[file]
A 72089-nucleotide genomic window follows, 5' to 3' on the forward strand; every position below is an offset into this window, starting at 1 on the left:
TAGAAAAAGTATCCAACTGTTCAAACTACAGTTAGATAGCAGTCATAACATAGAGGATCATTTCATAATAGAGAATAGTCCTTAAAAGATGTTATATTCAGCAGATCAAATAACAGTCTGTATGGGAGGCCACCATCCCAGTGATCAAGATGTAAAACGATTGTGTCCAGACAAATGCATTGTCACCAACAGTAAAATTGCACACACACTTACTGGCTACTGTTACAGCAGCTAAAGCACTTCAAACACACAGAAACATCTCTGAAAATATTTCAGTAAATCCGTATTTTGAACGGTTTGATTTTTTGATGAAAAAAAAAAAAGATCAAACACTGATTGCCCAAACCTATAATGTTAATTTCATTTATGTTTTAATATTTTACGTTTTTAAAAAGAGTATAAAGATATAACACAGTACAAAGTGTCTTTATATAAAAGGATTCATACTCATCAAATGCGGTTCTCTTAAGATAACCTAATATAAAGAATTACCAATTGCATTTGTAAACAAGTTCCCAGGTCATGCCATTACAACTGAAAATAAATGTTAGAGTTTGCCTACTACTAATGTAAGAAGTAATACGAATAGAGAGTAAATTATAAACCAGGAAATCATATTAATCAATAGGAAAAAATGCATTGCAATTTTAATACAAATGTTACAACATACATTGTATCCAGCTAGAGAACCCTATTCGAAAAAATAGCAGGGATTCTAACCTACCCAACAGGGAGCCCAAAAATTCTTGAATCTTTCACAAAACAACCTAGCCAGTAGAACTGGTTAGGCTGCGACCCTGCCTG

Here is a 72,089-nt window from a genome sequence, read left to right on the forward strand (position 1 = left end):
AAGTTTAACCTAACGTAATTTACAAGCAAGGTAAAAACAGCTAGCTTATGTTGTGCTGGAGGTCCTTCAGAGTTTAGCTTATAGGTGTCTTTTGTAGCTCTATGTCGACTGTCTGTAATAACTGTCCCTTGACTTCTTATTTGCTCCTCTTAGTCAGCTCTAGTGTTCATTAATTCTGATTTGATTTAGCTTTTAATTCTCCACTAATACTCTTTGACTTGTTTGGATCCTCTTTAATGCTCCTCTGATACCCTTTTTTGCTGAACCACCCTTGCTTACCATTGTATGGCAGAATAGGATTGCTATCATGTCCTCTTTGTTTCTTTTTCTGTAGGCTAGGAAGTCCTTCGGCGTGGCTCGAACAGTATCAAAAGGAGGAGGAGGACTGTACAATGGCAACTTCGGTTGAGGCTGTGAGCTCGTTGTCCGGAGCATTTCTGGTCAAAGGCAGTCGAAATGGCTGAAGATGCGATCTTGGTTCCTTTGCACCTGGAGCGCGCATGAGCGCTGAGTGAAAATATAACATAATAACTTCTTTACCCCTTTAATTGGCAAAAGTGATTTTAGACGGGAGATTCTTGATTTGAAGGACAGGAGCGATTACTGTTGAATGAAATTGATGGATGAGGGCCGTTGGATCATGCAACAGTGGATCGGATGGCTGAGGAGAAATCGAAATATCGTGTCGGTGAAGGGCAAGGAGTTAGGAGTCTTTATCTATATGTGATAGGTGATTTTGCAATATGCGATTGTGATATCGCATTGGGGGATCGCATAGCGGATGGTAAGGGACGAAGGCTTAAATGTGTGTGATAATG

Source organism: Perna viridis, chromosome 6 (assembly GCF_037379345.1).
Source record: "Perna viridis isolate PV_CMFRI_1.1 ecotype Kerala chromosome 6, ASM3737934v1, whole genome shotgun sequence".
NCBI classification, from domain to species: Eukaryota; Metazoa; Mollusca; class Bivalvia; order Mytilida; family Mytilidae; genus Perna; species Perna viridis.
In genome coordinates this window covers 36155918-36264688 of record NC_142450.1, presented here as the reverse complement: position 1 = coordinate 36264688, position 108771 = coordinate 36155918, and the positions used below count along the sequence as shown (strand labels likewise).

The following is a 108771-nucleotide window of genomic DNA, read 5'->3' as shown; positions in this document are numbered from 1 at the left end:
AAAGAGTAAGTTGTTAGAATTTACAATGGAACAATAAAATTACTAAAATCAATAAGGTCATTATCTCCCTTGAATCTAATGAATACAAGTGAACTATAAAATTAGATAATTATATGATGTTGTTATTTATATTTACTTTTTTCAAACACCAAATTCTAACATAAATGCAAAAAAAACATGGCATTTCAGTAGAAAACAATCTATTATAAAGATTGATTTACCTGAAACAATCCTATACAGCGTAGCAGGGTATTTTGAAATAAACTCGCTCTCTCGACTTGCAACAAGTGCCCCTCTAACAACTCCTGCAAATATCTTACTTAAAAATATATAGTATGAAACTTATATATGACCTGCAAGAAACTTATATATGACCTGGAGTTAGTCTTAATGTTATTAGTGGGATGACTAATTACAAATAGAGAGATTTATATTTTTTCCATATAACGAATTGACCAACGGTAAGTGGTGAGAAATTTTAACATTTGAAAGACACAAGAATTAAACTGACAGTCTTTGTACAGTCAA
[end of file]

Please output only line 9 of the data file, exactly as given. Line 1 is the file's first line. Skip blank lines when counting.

The following is a 108771-nucleotide window of genomic DNA, read 5'->3' as shown; positions in this document are numbered from 1 at the left end: